And did I forget to mention I have a new grandson??  Already a month old, here he is at one day old.  Grandma is anxious to get over this icky virus to get some new photos and spend some quality cuddling time with him again.

Thanks for indulging my ramblings this morning; for more informative posts on this Wildflower Wednesday, be sure to visit the ever-enlightening Gail at Clay and Limestone.


  1. What a beautiful post, Rose, and congratulations on your new beautiful grandson. The quilt is quite lovely ... such talent!

  2. Rose congratulations with the birth of your grandson. I hope he is going to have a beautiful life.
    gr. Marijke

  3. Congratulations Rose on your 6th grandchild and that quilt is lovely.

    I'll be thinking of marshmallows from now on when I see my aster seedheads.

  4. So good to come by your blog today. I'm not at all familiar with the wildflower with Hostess Gall. What a dramatic performanc4e it has righ6 now.Thanks for introducing her to me.

  5. Hi Rose,

    The quilt is lovely. You are truly blessed to have so many grandchildren. The little one is beautiful and I understand your longing to hold him. Enjoy.

    Seedheads are truly pretty in a winter garden. Also good for the birds. The frosts have taken my Cosmos, but like you, I will be growing them again next year.

    I do so hope you are feeling better tiresome when it messes up your plans.

  6. It's a beautiful quilt for a wonderful grandchild! Congratulations to you all. Do get well soon - Baby needs his ration of grandma hugs.

  7. The sweetest wildflower is the new little grandson!

  8. A wonderful post. What a rich life - flowers, quilts and babies.

  9. Hmmm, I have a lot more frost asters this year than I ever have before. Your seeds must have blown my way. HA! Congrats again on the new grandbaby, and hope you are feeling better soon to go for another visit!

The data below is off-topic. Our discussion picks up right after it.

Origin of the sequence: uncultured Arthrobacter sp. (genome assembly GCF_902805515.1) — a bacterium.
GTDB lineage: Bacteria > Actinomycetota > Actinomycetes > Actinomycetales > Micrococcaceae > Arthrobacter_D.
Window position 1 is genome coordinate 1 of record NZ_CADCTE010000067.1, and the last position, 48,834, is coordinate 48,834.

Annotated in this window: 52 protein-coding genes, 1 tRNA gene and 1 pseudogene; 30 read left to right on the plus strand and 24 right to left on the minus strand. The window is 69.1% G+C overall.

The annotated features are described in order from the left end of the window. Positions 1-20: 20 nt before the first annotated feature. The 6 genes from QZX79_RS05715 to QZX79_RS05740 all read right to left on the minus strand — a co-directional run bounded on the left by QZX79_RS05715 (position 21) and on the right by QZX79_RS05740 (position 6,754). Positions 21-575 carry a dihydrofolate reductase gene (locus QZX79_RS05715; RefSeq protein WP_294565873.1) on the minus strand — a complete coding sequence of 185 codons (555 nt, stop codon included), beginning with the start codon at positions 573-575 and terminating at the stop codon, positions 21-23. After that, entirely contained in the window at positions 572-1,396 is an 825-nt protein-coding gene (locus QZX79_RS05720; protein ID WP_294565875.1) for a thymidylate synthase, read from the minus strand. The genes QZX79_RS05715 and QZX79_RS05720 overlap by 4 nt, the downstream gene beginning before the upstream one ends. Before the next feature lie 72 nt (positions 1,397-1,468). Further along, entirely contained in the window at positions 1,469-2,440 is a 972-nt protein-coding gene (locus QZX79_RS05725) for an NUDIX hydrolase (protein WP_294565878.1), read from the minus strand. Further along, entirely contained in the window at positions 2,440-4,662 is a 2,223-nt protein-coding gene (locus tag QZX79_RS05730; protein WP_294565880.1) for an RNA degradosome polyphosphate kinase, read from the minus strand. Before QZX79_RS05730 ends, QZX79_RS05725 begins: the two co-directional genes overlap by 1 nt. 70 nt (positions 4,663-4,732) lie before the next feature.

10. Hi Rose. There isn't much blooming around here either. Beckie told me you hadn't been feeling well. I hope you are feeling better now. The quilt is so cute. Great job.

  11. Congratulations on the new grandson!

    Looks like the weather in your neck of the woods has been similar to ours - the asters are just at the point of making lots of fluffy seeds. Somehow it's always easier to pull them out in the spring rather than deal with them now. And, it's nice to have a bit of winter interest too.

  12. Congrats on the new grandson! He's adorable!

  13. I like the brown and crispy perfect for the season. And those seedpods are so beautiful.

  14. Ohhhhh, a new grandchild! Congratulations, Rose. What a happy occasion! You are blessed indeed.

    I too have a yukky cold and can't wait for it to be over to visit my grandkids once again. I hope you get well soon.

    Yes, those white cosmos are pretty in the garden, and the seedheads give character to winter's snow blanket.

    Nice quilt! I haven't even attempted one yet, but love the look of yours.

  15. Congrats to you and your growing family, Rose! Many blessings to come, I'm sure!

  16. That's a beautiful quilt --I've made a couple of small quilts as sewing projects with my daughter, and it's harder than it looks. Yours looks perfect.

    The zinnias make me think of very old wedding dresses, rediscovered in a closet, and falling to pieces when they're touched.

  17. Congratulations! I hope you feel better soon. Happy Wildflower Wednesday!